The United Auto Workers (UAW) union escalated its strike against General Motors (GM) on Saturday to include a Tennessee engine plant, after Ford and Stellantis reached tentative contract agreements this week.
After Ford and Stellantis reached tentative deals with the UAW in the past few days, the union officially launched a new round of strikes against GM’s Spring Hill, Tennessee, engine plant on Saturday, according to a report from Reuters. The plant employs 4,000 workers and supplies motors to nine different assembly plants, which build the automaker’s most profitable vehicles.
On Saturday, Reuters also reported that UAW President Shawn Fain said the union was “disappointed by GM’s unnecessary and irresponsible refusal to come to a fair agreement.”
GM stated that it was disappointed by the UAW’s move to strike against its Spring Hill plant. The automaker also said it expected at least two of its larger pickup factories to be affected by the walkout, adding that it hoped to reach an agreement quickly.
The statements came after the union reached agreements with both Ford and Stellantis this week featuring a 25-percent wage increase over the lifespan of the next contract. With cost-of-living adjustments (COLA) factored in, the Ford and Stellantis pay hikes amount to over 33 percent increases, and both are expected to begin with an initial 11 percent wage boost.
GM is the only remaining “Big Three” automaker that hasn’t reached an agreement yet with the union, though it isn’t clear exactly what obstacles prevented the company from progressing toward an agreement.
According to sources familiar with the talks, pension costs and temporary workers were a few sticking points during contract negotiations.
“We look forward to welcoming our 43,000 employees back to work and resuming operations,” Stellantis said after it came to a tentative agreement with the UAW on Saturday.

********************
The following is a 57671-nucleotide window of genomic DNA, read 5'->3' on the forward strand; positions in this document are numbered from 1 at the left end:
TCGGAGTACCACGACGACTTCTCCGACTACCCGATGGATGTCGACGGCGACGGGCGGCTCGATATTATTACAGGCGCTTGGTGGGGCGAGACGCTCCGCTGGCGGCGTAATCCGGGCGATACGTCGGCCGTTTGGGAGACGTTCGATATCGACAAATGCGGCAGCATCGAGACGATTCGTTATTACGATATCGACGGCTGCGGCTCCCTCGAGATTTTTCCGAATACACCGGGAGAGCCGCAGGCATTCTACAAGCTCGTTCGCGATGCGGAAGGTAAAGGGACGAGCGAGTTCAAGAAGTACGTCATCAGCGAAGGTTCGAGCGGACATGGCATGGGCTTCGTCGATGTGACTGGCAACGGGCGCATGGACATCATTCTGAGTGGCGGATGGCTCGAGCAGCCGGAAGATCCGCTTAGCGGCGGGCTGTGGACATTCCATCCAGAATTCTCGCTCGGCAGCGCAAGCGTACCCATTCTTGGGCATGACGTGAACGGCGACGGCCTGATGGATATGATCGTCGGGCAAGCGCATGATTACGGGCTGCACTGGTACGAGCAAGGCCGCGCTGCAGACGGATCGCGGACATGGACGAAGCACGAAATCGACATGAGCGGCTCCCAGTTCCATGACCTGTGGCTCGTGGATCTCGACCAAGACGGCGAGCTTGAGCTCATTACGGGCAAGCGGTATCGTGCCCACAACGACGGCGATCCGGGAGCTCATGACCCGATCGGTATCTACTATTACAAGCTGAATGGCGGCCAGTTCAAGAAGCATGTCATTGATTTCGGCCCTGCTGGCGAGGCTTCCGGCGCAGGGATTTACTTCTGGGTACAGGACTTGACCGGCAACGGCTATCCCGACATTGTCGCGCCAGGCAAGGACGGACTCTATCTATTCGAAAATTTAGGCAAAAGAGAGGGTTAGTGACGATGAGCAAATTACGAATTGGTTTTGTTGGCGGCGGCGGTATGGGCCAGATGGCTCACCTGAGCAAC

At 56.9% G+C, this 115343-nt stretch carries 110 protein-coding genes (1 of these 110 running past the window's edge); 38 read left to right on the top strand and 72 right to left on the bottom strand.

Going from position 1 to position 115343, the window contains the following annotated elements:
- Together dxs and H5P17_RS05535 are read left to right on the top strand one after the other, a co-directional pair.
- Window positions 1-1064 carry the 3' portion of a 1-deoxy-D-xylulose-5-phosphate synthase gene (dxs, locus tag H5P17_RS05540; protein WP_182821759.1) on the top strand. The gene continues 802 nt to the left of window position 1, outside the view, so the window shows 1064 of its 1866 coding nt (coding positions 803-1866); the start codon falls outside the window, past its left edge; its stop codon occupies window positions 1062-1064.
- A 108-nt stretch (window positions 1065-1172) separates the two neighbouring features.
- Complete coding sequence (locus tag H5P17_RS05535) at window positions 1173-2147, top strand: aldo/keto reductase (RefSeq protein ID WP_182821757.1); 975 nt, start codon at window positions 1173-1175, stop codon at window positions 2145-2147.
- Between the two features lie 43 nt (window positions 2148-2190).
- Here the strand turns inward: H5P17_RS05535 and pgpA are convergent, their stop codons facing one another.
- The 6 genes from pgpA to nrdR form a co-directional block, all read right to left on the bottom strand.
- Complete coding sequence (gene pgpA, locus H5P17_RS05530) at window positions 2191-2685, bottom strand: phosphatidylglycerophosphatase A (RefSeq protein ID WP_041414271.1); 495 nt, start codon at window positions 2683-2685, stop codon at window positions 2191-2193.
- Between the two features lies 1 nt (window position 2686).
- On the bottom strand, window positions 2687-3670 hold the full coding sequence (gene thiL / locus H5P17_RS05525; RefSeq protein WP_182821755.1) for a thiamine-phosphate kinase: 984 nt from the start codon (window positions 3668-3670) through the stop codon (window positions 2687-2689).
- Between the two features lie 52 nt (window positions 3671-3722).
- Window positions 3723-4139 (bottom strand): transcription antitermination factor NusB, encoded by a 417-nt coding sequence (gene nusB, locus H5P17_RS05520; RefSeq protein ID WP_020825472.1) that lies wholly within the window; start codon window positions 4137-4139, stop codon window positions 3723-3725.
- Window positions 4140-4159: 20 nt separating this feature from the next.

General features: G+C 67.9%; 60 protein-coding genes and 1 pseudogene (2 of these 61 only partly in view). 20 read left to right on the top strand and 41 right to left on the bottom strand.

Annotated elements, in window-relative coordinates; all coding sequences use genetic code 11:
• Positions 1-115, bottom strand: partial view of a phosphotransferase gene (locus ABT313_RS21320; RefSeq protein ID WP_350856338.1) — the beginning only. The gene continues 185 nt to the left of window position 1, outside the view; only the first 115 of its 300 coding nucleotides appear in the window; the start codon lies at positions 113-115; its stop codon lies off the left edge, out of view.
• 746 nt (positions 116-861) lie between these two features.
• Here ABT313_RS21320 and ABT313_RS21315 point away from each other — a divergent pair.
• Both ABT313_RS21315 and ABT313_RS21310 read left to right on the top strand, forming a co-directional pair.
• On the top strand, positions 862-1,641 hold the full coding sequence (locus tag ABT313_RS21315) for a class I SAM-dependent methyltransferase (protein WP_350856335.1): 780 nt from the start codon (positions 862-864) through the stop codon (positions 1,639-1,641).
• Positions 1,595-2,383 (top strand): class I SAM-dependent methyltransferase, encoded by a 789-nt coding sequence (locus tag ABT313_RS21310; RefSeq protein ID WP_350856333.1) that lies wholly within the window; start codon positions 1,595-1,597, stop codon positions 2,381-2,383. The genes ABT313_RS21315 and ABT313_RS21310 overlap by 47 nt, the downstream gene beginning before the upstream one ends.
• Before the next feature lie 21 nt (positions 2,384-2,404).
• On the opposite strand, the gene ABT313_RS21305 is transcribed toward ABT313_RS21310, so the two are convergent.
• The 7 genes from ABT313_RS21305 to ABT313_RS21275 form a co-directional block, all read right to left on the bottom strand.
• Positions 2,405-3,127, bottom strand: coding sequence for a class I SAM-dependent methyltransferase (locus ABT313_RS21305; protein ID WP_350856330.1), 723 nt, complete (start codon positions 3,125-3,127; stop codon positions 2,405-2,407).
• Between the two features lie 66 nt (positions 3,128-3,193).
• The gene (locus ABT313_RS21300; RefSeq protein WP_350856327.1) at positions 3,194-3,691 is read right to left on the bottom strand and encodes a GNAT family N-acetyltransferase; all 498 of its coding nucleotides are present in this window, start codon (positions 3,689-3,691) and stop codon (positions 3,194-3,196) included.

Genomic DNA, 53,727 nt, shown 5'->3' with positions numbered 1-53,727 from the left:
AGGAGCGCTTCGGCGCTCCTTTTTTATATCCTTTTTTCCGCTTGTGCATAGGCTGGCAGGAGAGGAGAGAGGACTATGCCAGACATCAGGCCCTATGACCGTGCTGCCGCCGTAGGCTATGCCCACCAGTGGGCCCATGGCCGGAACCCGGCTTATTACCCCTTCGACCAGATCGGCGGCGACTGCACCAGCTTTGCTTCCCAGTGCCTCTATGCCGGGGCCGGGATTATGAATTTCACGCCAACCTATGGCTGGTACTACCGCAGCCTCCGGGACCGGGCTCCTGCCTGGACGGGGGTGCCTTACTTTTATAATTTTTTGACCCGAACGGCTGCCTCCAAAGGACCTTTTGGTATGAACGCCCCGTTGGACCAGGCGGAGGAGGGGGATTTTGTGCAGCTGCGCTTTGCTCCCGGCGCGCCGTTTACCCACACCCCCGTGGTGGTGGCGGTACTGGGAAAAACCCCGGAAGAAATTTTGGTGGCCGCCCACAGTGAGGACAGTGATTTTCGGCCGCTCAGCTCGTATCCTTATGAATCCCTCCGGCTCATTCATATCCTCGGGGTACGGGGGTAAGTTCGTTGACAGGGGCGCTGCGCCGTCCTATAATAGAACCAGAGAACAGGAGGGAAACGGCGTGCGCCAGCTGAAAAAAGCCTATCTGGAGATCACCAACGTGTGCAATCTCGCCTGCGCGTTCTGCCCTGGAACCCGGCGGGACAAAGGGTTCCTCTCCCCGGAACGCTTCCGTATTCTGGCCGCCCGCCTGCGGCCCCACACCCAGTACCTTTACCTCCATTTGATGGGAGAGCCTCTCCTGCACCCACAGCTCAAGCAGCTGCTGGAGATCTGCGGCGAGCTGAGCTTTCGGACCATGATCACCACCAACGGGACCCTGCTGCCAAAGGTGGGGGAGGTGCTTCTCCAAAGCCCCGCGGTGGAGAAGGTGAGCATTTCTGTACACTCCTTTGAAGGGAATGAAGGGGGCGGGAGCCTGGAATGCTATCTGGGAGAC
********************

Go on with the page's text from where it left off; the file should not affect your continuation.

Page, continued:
In a statement, U.S. President Joe Biden called the Stellantis contract “a testament to the power of unions and collective bargaining to build strong middle-class jobs.”
— UAW (@UAW) October 29, 2023
The deal with Stellantis also includes the reopening of the automaker’s Belvidere, Illinois plant, along with keeping two other facilities open that were expected to close: an engine manufacturing plant in Trenton, Michigan and a machining facility in Toledo, Ohio.
Stellantis is expected to invest as much as $19 billion in the U.S., creating around 5,000 jobs after the company previously expected to cut that many workers.
Bargaining with GM is expected to continue, though it’s not entirely clear when talks will reconvene.
The union is also expected to meet with local union leaders from Ford on Sunday afternoon in Taylor, Michigan, to begin the contract ratification process. The UAW is also expected to offer a video update at 7:00 p.m. ET on the discussions with Ford.
Following the discussions on Sunday, union leaders will attend larger regional meetings to discuss the deal with workers, all of whom must approve the plans before the contract is ratified. Last month, Mack Truck workers voted to reject a deal that Fain and the UAW had recommended, and the same could happen with the current contract talks.
The UAW has a strike still ongoing at GM’s Arlington, Texas assembly plant, which the automaker said was costing the company around $400 million per week.